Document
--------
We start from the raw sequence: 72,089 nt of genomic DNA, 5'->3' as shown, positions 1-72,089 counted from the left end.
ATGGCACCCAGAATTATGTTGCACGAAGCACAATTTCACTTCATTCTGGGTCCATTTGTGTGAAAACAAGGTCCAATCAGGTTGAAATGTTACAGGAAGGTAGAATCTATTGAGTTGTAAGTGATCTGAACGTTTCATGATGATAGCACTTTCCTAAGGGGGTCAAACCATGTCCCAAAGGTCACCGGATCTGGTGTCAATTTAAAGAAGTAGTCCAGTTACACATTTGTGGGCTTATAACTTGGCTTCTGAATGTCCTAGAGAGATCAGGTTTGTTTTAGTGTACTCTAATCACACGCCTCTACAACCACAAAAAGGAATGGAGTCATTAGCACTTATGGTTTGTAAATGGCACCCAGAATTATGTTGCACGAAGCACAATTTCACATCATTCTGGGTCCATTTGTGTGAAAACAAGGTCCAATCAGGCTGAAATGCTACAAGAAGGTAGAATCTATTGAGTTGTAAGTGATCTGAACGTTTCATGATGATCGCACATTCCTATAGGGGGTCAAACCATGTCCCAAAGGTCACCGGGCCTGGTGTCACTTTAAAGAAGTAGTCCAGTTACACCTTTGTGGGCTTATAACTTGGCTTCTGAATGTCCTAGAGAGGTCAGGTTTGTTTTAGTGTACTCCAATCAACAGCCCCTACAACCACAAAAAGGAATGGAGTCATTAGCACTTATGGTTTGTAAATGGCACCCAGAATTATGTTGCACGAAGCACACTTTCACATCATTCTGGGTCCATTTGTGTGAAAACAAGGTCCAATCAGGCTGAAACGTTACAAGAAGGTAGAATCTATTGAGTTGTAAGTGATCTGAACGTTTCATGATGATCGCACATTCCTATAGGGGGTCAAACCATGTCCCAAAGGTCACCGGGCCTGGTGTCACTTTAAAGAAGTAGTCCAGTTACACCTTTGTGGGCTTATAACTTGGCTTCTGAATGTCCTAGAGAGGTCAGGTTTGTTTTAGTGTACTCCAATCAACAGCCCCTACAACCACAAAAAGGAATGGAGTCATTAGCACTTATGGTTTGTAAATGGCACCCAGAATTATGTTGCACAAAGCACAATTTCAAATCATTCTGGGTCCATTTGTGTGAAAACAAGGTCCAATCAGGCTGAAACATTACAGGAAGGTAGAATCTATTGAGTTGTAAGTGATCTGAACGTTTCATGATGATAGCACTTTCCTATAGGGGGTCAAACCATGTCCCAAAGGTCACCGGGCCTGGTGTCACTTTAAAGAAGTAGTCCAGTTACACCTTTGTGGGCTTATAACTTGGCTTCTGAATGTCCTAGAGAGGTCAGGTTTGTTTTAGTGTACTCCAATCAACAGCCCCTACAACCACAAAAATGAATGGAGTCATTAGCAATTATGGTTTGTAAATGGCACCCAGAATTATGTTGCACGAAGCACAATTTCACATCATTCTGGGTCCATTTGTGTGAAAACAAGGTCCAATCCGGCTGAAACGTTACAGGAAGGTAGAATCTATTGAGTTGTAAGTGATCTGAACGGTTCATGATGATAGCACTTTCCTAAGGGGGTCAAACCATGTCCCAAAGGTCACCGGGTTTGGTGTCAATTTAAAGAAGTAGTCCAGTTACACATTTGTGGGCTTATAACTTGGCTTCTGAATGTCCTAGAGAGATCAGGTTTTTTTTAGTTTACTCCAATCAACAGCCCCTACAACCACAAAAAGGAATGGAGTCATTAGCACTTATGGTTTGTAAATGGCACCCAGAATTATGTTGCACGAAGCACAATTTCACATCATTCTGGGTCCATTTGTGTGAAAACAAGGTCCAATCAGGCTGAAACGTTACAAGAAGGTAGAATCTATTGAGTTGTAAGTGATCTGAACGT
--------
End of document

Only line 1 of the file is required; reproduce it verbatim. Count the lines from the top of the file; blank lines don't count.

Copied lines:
We start from the raw sequence: 72,089 nt of genomic DNA, 5'->3' as shown, positions 1-72,089 counted from the left end.